So I’m not beautiful like my friend, who looks like Bambi’s girlfriend on her very best day – I’m still loved and lovable and cool. I have never been beautiful and my life was never meant to be lived like a drop dead gorgeous person – if anything, perhaps I’m lucky?

I am sure I don’t have to worry about half the things my fit friends do. I mean, that sounds cavalier because all women have experiences of being harassed or made to feel uncomfortable – and it seldom has anything to do with looks. But I have been around seriously good-looking women who are treated differently to me. It looks tiring.

If I can truly accept that I’m no looker and tell the world, “I’m ugly and proud” then maybe I’ll be happier? I’m tired of kidding myself.

It’s much easier said than done though, isn’t it? I’ve recently talked about making more effort with my appearance which is quite contradictory to what I’m saying here. Or is it?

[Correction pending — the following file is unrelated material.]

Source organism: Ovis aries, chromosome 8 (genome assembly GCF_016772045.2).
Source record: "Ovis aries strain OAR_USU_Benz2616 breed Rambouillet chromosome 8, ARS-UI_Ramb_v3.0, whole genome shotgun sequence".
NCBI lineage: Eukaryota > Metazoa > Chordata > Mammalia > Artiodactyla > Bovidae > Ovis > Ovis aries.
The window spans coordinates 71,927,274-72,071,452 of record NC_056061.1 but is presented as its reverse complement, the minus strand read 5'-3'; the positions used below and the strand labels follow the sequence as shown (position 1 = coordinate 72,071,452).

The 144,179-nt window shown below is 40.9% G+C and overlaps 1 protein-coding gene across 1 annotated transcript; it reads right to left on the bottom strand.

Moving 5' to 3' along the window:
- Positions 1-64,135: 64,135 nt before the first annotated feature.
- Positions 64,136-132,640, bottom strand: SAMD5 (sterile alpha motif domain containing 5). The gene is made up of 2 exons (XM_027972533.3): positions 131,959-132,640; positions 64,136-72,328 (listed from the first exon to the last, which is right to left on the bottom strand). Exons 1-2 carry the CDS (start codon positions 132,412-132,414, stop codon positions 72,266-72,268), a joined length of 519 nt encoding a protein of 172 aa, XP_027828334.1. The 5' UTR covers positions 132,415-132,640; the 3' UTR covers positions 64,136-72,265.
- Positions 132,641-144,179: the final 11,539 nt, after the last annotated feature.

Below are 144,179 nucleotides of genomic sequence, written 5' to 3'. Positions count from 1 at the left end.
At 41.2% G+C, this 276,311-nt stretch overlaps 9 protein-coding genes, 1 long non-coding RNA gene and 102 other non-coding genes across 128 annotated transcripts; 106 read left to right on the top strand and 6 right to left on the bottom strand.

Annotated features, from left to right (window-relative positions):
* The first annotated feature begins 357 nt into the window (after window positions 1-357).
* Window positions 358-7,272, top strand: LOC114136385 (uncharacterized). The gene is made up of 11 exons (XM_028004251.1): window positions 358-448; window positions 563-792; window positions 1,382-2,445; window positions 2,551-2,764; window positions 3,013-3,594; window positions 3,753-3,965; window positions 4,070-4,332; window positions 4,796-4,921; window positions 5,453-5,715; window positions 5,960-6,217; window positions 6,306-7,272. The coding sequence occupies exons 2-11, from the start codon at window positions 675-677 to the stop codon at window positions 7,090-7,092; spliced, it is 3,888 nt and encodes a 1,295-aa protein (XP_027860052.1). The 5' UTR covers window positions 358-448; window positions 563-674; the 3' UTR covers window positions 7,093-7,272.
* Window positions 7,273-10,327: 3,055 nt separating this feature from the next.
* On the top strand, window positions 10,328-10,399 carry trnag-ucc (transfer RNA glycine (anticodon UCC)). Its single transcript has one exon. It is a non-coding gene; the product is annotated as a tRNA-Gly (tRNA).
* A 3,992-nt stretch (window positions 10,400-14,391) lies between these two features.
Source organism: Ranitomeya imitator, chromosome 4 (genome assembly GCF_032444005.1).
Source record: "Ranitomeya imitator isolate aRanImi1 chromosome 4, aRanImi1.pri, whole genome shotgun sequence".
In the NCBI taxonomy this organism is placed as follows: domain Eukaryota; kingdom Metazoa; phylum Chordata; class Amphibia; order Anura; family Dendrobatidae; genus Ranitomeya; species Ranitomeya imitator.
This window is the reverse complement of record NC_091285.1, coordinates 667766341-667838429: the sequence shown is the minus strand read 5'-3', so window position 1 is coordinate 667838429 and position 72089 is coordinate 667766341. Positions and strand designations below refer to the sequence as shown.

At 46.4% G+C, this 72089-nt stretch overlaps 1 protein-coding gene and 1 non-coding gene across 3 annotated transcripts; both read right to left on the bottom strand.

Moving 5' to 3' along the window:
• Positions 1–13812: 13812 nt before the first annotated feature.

I mean, taking pride in my appearance as self-care is different altogether to trying to conceal how ugly I am. There’s not enough highlighter or eyeliner in the world to polish this turd – if anything, it makes me look even worse. I can have fun with it though for the sake of how it makes me feel. Accepting my ugliness has nothing to do with letting myself go.

Really accepting one’s self is a delicate balancing act – on one hand, accepting that I’ll never be a knock out is quite liberating. It doesn’t matter what anyone else thinks of me as long as I’m happy and feeling myself – and I am under no obligation to be pretty and shiny. I don’t need validation from others in the way I did when I was 21 either, though yes it is nice when someone compliments you.

But on the other, man this world is cold and harsh at the best of times – and it’s hard not to compare ourselves to others or covert what they have. A thigh gap, bigger eyes, perkier boobs.

I can’t do it anymore, I need to step away from the Photoshopping apps. I’m deleting them as soon as I finish this post. If I don’t, who knows where it will end? I’ll be Edvard Munch’s The Scream with four inch eyelashes.

From now on, I accept it: I’m not pretty, and that’s a) a fact and b) totally, honestly okay.

*This is absolutely no shade to anyone who edits their photos. Many of my friends are pros at it, and I respect it.

(All images by Juno Calypso)

Wholesome Content*: Colouring Between the Lines